DIFFERENT AGE AT ONSET IN TWO PEDIGREES WITH SPINOCEREBELLAR ATAXIA TYPE 1 (SCA1) FROM THE SAME VILLAGE WITH SIMILAR LENGTH OF CAG EXPANSIONS IN THE SCA1 GENE
Svetel M1, Culjkovic B2, Stojkovic O2, Dragasevic N1, Stefanova E1, Romac S2, Kostic VS1
*Corresponding Author: Professor Vladimir S. Kostic, Institute of Neurology Clinical Center of Serbia, ul. Dr. Subotica 6, 11000 Belgrade, Yugoslavia; Tel: +381-11-685-554; Fax: +381-11-684-577; E-mail: kostic@ imi.bg.ac.yu
page: 7

RESULTS

According to the obtained data, 16 affected patients were identified in four consecutive generations in Family 1 (Fig. 1a). Acceptable data on the course of the disease were obtained from nine patients, three of whom were examined by the authors, while in six cases the course was reconstructed pursuant to medical records and information obtained from their relatives and physicians.

In Family 2 (Fig. 1b), nine affected members in four consecutive generations were identified. Acceptable data on the course of the disease were obtained from seven patients, four of whom were examined by the authors, while in three the course was reconstructed pursuant to medical records and information obtained from their relatives and physicians.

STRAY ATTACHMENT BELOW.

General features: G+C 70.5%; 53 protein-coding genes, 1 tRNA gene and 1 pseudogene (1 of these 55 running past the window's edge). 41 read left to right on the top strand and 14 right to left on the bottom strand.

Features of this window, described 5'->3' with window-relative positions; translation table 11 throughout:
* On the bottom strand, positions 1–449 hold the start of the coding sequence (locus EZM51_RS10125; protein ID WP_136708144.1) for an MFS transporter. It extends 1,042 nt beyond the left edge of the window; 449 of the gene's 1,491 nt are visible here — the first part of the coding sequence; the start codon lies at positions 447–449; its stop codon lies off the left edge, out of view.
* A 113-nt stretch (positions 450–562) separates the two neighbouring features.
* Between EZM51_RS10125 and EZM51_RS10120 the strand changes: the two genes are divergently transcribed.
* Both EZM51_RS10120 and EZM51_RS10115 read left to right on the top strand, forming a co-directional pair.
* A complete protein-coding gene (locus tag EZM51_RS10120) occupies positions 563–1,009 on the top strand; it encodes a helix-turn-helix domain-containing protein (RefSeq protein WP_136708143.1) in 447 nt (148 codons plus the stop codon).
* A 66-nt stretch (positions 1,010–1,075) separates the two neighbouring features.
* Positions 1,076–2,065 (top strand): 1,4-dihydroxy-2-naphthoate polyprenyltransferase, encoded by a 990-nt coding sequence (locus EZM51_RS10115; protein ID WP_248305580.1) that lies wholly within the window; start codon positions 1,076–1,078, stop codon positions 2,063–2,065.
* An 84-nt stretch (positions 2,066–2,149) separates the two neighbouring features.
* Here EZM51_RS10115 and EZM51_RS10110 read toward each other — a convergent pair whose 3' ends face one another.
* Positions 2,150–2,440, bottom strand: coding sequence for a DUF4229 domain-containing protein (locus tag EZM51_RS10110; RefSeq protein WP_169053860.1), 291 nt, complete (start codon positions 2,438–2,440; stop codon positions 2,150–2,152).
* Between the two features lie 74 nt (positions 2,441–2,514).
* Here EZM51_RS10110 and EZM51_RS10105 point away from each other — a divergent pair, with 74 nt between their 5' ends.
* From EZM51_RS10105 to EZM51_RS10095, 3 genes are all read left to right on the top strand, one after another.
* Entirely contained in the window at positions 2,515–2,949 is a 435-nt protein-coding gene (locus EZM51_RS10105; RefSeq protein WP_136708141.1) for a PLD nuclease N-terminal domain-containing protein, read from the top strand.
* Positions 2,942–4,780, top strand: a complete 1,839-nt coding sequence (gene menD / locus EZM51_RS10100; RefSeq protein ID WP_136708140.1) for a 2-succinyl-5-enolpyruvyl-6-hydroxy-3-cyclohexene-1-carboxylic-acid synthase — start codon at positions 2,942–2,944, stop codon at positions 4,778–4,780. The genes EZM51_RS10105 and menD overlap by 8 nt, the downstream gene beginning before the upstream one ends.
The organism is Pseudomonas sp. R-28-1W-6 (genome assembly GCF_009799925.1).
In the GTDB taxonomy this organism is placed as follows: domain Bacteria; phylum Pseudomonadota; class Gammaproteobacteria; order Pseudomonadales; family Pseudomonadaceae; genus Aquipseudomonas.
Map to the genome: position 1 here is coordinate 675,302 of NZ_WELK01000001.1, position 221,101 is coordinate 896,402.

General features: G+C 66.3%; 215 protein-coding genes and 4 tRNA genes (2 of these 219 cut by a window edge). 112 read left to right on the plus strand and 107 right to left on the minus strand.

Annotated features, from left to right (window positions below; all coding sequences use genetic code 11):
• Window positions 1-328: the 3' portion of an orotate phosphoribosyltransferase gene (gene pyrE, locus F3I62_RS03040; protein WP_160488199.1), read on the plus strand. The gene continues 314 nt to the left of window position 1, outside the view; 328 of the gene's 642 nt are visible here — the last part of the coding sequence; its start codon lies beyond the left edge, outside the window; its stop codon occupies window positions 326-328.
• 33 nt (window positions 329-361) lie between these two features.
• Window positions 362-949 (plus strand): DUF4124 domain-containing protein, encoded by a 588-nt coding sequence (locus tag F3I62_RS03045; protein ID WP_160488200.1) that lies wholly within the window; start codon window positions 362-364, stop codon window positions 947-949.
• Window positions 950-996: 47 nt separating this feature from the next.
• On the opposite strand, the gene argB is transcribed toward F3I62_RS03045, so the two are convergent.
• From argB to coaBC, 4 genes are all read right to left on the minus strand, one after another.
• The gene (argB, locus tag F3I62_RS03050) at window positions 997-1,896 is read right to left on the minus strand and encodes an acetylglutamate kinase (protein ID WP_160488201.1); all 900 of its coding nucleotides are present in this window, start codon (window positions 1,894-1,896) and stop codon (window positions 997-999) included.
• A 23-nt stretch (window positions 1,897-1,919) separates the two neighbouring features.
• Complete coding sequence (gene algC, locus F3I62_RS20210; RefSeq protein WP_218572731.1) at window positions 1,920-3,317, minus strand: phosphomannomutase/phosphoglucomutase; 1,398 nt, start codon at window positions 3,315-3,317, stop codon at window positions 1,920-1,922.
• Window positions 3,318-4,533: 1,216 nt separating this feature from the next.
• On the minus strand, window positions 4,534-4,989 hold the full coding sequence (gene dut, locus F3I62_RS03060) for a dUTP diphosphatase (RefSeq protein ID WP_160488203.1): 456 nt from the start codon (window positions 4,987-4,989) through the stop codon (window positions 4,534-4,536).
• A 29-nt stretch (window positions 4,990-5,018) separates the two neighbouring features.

Age at onset of the affected members of Family 1 was 31.8  10.7 years (range 27-60 years; median 30 years), while in Family 2 it was 45.0  8.4 years (range 35-55 years; median 42 years; p<0.01), without differ­ence in the initial expression of the SCA1 symptoms. In as many as eight out of nine of the investigated patients in Family 1, the disease started between the ages of 27 and 30, and in only one case the onset was substantially delayed (60 years). Variability of age at onset was significantly higher in Family 2, where out of seven studied patients the earli­est case of SCA1 started at the age of 35, or 36 in one patient, 42 in two, 50 in one and 55 in two patients. For six deceased patients from Family 1, age at the time of death was 45.4  16.6 years (range 33-74 years), while in three patients from Family 2, this age was 56 years (51, 58 and 59 years, respectively) The duration of SCA1 for the patients who died was 10.8  4.1 years (range 5-15 years) for Family 1, while SCA1 lasted 9 years (3, 11 and 13 years, respectively) in Family 2. The ages of the unaffected carriers in Family 1 were 25, 30 and 41 years, and in Family 2 they were 17, 32 and 49 years.

The mean number of CAG repeats in the mutated SCA1 gene in two affected members and three unaffected carriers from Family 1 was 47.8  4.8 (range 42-54; median 47). However, in the proband whose symp­toms started at the age of 27, the number of CAG repeats was 64. In Family 2, we have tested four affected members and found two unaffected carriers of the mutated gene, whose CAG repeat number was similar (47.7  2.6; range 45-51; median 48). The mean number of CAG repeats in the normal SCA1 alleles in tested members in Family 1 was 28.2  1.9 (range 26-31; median 28), and in Family 2 it was 28.4  2.6 (range 26-33; median 28).

Haplotype analysis revealed that expanded SCA1 alleles in Family 1 were associated with 6 dinucleotide repeats in the D6S337 locus, while in Family 2, expanded SCA1 alleles co-segregated with five repeats at the same locus.

 




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